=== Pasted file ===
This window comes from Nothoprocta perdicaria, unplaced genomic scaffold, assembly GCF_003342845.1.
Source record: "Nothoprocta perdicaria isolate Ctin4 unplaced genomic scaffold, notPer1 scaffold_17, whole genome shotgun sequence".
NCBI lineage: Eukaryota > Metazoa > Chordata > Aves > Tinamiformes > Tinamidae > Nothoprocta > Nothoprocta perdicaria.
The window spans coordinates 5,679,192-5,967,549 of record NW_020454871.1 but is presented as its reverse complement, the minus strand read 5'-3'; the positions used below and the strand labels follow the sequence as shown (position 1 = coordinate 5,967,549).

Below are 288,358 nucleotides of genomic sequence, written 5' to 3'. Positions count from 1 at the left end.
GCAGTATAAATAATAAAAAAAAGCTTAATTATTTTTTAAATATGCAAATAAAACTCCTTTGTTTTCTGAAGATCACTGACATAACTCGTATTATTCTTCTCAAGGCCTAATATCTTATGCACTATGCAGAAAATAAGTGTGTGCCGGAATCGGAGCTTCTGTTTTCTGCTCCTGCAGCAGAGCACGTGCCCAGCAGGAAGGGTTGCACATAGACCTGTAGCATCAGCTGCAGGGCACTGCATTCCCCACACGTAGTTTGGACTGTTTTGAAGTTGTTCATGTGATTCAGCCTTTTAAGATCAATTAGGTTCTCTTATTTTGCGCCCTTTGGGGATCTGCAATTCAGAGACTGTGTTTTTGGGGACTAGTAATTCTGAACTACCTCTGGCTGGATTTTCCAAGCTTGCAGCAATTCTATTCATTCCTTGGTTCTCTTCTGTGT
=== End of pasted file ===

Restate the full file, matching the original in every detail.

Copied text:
This window comes from Nothoprocta perdicaria, unplaced genomic scaffold, assembly GCF_003342845.1.
Source record: "Nothoprocta perdicaria isolate Ctin4 unplaced genomic scaffold, notPer1 scaffold_17, whole genome shotgun sequence".
NCBI lineage: Eukaryota > Metazoa > Chordata > Aves > Tinamiformes > Tinamidae > Nothoprocta > Nothoprocta perdicaria.
The window spans coordinates 5,679,192-5,967,549 of record NW_020454871.1 but is presented as its reverse complement, the minus strand read 5'-3'; the positions used below and the strand labels follow the sequence as shown (position 1 = coordinate 5,967,549).

Below are 288,358 nucleotides of genomic sequence, written 5' to 3'. Positions count from 1 at the left end.
GCAGTATAAATAATAAAAAAAAGCTTAATTATTTTTTAAATATGCAAATAAAACTCCTTTGTTTTCTGAAGATCACTGACATAACTCGTATTATTCTTCTCAAGGCCTAATATCTTATGCACTATGCAGAAAATAAGTGTGTGCCGGAATCGGAGCTTCTGTTTTCTGCTCCTGCAGCAGAGCACGTGCCCAGCAGGAAGGGTTGCACATAGACCTGTAGCATCAGCTGCAGGGCACTGCATTCCCCACACGTAGTTTGGACTGTTTTGAAGTTGTTCATGTGATTCAGCCTTTTAAGATCAATTAGGTTCTCTTATTTTGCGCCCTTTGGGGATCTGCAATTCAGAGACTGTGTTTTTGGGGACTAGTAATTCTGAACTACCTCTGGCTGGATTTTCCAAGCTTGCAGCAATTCTATTCATTCCTTGGTTCTCTTCTGTGT